Published on April 24, 2018 by Delacorte Books for Young Readers
Genres: Fantasy, Young Adult
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Theodosia was six when her country was invaded and her mother, the Queen of Flame and Fury, was murdered before her eyes. Ten years later, Theo has learned to survive under the relentless abuse of the Kaiser and his court as the ridiculed “Ash Princess.” Pretending to be empty-headed and naive when she's not enduring brutal whippings, she pushes down all other thoughts but one: Keep the Kaiser happy and he will keep you safe.
When the Kaiser forces her to execute her last hope of rescue, Theo can't keep her feelings and memories pushed down any longer. She vows revenge, throwing herself into a plot to seduce and murder the Kaiser's warrior son with the help of a group of magically gifted and volatile rebels. But Theo doesn't expect to develop feelings for the Prinz. Or for her rebel allies to challenge her friendship with the one person who's been kind to her throughout the last hopeless decade: her heart's sister, Cress.
Cornered into impossible choices and unable to trust even those who are on her side, Theo will have to decide how far she's willing to go to save her people and how much of herself she's willing to sacrifice to become queen.
OverviewA familiar princess rebellion story merged with a love triangle and slow pacing makes Ash Princess a disappointing read for this YA fantasy lover.
This book was provided by the publisher. This does not affect my opinion of the book or the content of my review.
I’m at a bit of a loss with Ash Princess. On the one hand, I read it in almost one sitting (work got in the way of a single binge-read unfortunately). Yet at the same time, I found it. . . not boring, exactly, just not really present (if that makes any sense).
The story was fairly predictable. Princess of a destroyed country is raised by her enemies as a “well-treated” captive, only to fight back and become the face of her people’s rebellion. In that regard, I wasn’t really impressed by the book nor does it stand out on the shelf from the multitude of other YA fantasies I’ve read over the years. That said, I still enjoyed parts of it.
We get a heroine who can’t just pick up a sword and fight her way to freedom. Instead, Theodosia/Thora must be strategic, using her brain to survive beneath the thumb of her captor, the Kaiser, who destroyed her home and took it for himself. I liked Theo in that she wasn’t one to sit by and let everything happen around her. Where I lost my connection with her was the back-and-forth of who she was — Theo or Thora (the identity the Kaiser gave her). Because it’s never defined who she is until near the end, I never got a good sense of Theo/Thora. She existed as a name on the page and nothing more.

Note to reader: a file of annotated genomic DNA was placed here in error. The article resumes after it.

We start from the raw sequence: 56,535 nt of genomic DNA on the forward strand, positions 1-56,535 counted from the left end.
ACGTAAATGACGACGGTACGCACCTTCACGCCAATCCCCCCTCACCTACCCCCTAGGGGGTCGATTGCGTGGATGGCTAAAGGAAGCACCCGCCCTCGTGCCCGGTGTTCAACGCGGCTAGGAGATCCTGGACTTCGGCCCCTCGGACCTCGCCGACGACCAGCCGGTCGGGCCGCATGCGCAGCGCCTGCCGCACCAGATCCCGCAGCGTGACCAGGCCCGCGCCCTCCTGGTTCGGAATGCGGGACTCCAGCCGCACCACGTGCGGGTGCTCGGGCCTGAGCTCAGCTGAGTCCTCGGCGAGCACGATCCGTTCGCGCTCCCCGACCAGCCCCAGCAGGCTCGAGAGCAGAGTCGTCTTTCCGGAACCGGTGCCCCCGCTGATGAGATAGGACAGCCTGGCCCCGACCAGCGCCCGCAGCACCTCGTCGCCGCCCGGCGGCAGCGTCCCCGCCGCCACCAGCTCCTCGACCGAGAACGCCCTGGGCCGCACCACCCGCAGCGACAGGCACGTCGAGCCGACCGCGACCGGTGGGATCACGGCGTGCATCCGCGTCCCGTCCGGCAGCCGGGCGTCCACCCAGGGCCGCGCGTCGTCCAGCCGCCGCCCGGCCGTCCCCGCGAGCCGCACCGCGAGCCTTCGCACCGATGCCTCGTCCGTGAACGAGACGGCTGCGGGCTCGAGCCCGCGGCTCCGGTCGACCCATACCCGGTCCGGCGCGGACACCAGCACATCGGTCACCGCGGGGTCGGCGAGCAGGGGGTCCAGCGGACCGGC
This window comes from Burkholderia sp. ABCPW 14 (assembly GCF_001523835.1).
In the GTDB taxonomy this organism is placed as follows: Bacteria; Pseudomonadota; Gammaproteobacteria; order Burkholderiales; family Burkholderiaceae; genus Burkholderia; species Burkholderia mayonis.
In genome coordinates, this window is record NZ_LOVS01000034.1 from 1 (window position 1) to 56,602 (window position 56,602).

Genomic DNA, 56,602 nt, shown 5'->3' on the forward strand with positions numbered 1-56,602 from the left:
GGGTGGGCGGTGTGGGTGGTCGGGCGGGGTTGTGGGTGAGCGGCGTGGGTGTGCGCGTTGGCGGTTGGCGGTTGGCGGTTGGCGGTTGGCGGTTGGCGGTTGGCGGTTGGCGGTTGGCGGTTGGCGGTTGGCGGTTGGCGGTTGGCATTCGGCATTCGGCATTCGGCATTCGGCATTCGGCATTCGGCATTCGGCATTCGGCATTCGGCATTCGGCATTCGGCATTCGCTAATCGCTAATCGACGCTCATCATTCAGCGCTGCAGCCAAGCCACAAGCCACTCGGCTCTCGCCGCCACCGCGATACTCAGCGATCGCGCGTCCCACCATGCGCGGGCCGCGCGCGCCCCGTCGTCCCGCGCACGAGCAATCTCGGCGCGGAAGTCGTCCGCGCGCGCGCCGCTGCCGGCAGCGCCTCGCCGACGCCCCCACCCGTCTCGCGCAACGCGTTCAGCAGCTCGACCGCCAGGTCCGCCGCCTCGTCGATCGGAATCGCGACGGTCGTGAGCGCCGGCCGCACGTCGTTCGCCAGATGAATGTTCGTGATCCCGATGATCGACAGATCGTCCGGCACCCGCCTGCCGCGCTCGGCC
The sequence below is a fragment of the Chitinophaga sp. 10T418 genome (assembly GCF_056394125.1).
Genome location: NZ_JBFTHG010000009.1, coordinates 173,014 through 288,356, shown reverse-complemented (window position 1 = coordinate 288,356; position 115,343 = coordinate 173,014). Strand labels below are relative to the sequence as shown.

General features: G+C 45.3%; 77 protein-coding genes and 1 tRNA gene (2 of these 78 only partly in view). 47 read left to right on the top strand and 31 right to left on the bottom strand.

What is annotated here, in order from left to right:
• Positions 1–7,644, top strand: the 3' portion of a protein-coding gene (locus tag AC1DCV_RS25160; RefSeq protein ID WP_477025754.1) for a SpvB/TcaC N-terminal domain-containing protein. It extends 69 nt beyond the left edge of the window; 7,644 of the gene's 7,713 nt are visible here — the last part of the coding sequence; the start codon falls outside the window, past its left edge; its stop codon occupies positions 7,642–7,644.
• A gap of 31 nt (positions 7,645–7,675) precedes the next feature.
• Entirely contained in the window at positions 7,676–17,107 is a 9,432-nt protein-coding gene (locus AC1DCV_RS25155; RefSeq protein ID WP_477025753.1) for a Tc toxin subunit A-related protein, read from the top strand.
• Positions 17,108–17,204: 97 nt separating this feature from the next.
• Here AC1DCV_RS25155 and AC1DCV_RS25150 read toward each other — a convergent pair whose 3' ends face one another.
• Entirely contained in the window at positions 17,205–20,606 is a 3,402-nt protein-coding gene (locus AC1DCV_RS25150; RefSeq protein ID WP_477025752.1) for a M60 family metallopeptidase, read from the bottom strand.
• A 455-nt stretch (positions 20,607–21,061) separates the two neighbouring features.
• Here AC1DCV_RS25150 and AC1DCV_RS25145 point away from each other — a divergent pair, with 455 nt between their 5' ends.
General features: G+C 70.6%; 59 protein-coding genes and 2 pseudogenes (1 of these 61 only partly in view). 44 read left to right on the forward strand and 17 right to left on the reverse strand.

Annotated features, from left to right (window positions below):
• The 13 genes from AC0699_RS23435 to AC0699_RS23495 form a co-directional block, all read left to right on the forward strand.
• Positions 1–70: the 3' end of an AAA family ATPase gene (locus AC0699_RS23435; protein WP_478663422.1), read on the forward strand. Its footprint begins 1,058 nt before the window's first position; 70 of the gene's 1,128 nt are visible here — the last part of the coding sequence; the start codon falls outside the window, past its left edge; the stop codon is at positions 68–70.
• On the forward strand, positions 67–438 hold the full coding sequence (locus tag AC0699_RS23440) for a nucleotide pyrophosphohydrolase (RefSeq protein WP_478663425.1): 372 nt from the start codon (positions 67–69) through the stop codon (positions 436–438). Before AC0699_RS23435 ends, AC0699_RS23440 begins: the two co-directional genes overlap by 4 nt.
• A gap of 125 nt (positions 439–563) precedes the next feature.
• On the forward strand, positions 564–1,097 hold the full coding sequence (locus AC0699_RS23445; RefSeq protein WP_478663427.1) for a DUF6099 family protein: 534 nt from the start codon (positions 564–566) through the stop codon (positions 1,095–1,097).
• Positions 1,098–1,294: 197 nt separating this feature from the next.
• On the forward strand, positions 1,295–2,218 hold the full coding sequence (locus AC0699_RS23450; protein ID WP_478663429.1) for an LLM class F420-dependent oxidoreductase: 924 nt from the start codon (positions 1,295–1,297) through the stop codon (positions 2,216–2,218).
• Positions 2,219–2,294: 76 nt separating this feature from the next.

And then, this wonderful smart princess who could have been SO amazing. . . falls into a love triangle. This book has already taken on a familiar enough plot to be barely memorable, and now we get tropes? One love interest is a prince, the other a childhood friend. Who will she choose?! Considering one was pretty insta-lovey in the bad way (yes, there’s a good way, and this wasn’t it), and the other leaned heavily on ALL THESE EVENTS that happened in her childhood and are simply told to us, I can’t say I care for either boy. Then there’s a moment where I think Theo will change my mind about this whole love triangle business (well, no, I hope because I had a good idea it wouldn’t end up happening), a decision that would make the whole romance subplot worth it.
She failed. Unfortunately for me (and maybe you), the reader.
Now the writing in Ash Princess wasn’t bad. Nothing extra exciting. Slow at times, skim-worthy slow. Then a bunch of stuff happens at the end because consistent pacing doesn’t exist and BAM, end novel. Yet quite a bit happened in the span of those 400+ pages, but it wasn’t much action, more scheming, and quite confusing at times. I never understood some of the decisions made and then the characters would jump to something else and I figured it went along plot holes filling the world-building.
Though there were holes, I liked the elements of the world mentioned, such as the deities and how they relate to the Astrea queens. Then there’s the Spiritgems used for power. Stones and magic aren’t particularly new but it had a slight twist with the “madness” that accompanies mining for them. And the smaller details, like the Kaiser making Theo wear a crown of ash to any formal event as a reminder to her and his court. Those little details were nice. Not enough to counter the other larger issues but I appreciated the thought that went into smaller parts of the world.
Somehow, despite all this, I finished the book in record time. Granted, I promptly forgot quite a bit of it right after but what can you do? To be honest, I had my issues with Ash Princess but it’s not a bad book. I think if I hadn’t read this story over and over in various forms I’d have enjoyed it more but fantasy’s my go-to as is. I can definitely see this appealing to YA fantasy fans seeking a bit of magic and rebellion in their lives!